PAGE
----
I’ve had a bit of a relapse in my recovery and seem set to spend much of this week doing little more than lying on the sofa reading something not too taxing. There are plenty of things I’d like to comment on substantively, but for now it won’t happen.
The Reserve Bank released its (latest – third in three years) final LVR decision on Monday. To no one’s surprise, after a sham consultation, they confirmed the Governor’s original plans, albeit with some curious refinements to the exemptions – curious, that is, if one thinks that decisions on such things should be based on considerations – the statutory ones – around the soundness and efficiency of the financial system.
And although the lawgiver has now descended from the mountain and issued his unilateral decrees, which have the force of law, there is still no sign of a regulatory impact assessment. There is talk in the summary of submissions that one is forthcoming, but really……when the regulatory impact assessment is published only some time after all the decisions have been made, it reveals quite how little weight the Governor seems to put on good processes. And it is not as if the initial consultation document was sufficiently extensive and robust to cover the ground – recall the “cost-benefit” analysis that consisted of a questionable list of pros and cons with no attempts to quantify any of them.
One of the other things I had hoped to comment on in more depth was a speech given last week by Toby Fiennes, the Reserve Bank’s Head of Prudential Supervision. on the Bank’s regulatory philosophy and supervisory practices. It included this nice chart, outlining various aspects of financial institutions’ operations and how much, in the Bank’s judgement, they mattered to the “RBNZ and society” (as if these were the same thing) and how much they mattered to the institutions themselves.
Figure 1: Selected interests of the RBNZ, society and financial institutions
Fiennes went on to note that the blue areas aren’t of much interest to the Bank (and don’t therefore attract much regulatory interest), while the red area are typically quite heavily and directly regulated.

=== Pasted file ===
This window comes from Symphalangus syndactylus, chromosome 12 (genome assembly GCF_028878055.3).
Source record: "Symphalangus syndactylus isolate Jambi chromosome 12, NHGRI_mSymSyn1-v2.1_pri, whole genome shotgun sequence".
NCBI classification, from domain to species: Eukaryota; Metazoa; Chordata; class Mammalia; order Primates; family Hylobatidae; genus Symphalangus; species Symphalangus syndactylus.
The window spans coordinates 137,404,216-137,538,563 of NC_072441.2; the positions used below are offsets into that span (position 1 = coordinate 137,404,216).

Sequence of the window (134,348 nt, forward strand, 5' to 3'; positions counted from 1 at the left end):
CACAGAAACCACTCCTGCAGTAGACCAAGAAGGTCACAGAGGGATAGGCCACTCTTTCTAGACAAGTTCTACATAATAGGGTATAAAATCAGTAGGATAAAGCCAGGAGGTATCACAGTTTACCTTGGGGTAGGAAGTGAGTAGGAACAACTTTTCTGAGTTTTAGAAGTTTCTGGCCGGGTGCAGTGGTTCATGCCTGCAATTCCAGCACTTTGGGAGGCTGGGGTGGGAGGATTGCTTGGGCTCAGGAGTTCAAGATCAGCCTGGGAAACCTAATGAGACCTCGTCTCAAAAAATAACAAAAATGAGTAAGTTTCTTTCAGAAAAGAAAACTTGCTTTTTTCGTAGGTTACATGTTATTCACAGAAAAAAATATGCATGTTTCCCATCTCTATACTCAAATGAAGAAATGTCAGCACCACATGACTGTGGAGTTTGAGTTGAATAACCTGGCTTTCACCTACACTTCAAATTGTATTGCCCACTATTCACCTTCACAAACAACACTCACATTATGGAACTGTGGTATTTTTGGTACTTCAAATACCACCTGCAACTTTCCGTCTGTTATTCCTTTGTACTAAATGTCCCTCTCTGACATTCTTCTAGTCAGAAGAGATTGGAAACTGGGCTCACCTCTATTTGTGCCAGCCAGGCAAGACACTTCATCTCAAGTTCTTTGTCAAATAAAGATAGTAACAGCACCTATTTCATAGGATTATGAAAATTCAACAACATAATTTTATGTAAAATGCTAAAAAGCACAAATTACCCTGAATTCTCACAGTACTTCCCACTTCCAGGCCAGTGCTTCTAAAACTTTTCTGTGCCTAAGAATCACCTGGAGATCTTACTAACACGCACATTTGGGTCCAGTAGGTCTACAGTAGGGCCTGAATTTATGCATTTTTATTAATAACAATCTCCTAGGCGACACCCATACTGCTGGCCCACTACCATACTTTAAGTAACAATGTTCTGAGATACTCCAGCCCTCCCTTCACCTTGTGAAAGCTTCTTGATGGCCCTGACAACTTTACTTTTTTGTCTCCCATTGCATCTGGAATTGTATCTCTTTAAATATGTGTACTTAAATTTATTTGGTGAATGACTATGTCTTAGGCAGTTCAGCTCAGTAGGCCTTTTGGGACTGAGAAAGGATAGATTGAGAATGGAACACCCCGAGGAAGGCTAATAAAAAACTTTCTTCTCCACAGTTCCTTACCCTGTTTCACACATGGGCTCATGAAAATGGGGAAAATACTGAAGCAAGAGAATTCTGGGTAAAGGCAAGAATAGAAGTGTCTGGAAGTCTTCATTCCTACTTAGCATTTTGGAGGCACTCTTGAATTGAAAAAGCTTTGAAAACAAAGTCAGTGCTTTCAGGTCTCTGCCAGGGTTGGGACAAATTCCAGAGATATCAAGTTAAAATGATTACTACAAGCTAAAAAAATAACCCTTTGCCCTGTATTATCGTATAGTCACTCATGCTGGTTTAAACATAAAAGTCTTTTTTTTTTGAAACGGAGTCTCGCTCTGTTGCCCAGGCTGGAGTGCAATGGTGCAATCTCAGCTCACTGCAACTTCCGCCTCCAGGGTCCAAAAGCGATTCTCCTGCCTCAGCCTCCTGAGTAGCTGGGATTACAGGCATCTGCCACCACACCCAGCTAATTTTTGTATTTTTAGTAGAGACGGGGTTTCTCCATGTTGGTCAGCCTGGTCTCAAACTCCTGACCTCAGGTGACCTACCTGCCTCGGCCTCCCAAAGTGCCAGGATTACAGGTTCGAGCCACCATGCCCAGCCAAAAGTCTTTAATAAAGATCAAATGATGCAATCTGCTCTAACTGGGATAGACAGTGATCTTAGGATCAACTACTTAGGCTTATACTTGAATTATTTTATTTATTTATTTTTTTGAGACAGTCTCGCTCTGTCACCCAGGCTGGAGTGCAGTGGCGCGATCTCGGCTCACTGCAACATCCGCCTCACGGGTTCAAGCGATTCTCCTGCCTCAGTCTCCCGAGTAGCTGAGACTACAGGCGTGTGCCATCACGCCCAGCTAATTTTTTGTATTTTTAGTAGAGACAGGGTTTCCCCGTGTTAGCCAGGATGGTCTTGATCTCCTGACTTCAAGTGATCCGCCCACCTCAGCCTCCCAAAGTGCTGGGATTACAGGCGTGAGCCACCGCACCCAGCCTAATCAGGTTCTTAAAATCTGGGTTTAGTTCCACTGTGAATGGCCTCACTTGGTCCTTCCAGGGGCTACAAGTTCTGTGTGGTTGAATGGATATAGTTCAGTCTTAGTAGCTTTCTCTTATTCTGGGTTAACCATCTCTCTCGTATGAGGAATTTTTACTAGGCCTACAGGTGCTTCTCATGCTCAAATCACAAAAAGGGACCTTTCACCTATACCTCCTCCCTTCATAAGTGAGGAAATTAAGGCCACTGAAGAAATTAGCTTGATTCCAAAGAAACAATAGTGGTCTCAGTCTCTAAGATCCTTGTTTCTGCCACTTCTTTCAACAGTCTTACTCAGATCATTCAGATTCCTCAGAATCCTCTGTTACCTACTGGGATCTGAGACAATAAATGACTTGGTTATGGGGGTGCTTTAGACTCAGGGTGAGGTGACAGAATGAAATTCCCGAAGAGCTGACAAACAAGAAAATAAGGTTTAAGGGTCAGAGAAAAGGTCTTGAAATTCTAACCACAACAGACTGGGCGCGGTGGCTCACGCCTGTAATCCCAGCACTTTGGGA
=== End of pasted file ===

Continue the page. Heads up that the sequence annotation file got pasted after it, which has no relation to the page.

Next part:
But in this context, it was the comments on the green areas that caught my eye
Some things – like risk management and underwriting standards (in green) – are of strong interest to both the Reserve Bank and firms. Here we tend to use market and self-discipline. Examples of some of our supervisory practices in this area are:
- Disclosure of credit risks;
- Mandatory credit ratings;
- Governance requirements; and
- Publicly disclosed attestations by the board that key risks are being managed.
Now I know that the Bank’s prudential supervisors have never been keen on LVR restrictions, and that they are devised in a different department, but……..all controls are imposed under the same legislation – indeed the same part of the legislation – and by the same Governor. And when housing loans are the biggest single component of banks’ credit exposure – and banks have most to lose if things go wrong – and yet when the Bank has imposed three sets of direct controls on housing LVRs in three years, imposing its own judgements on underwriting standards, you might have hoped that practice and “philosophy” might have been better reconciled, or the gaps smoothed over in a speech by the Head of Prudential Supervision.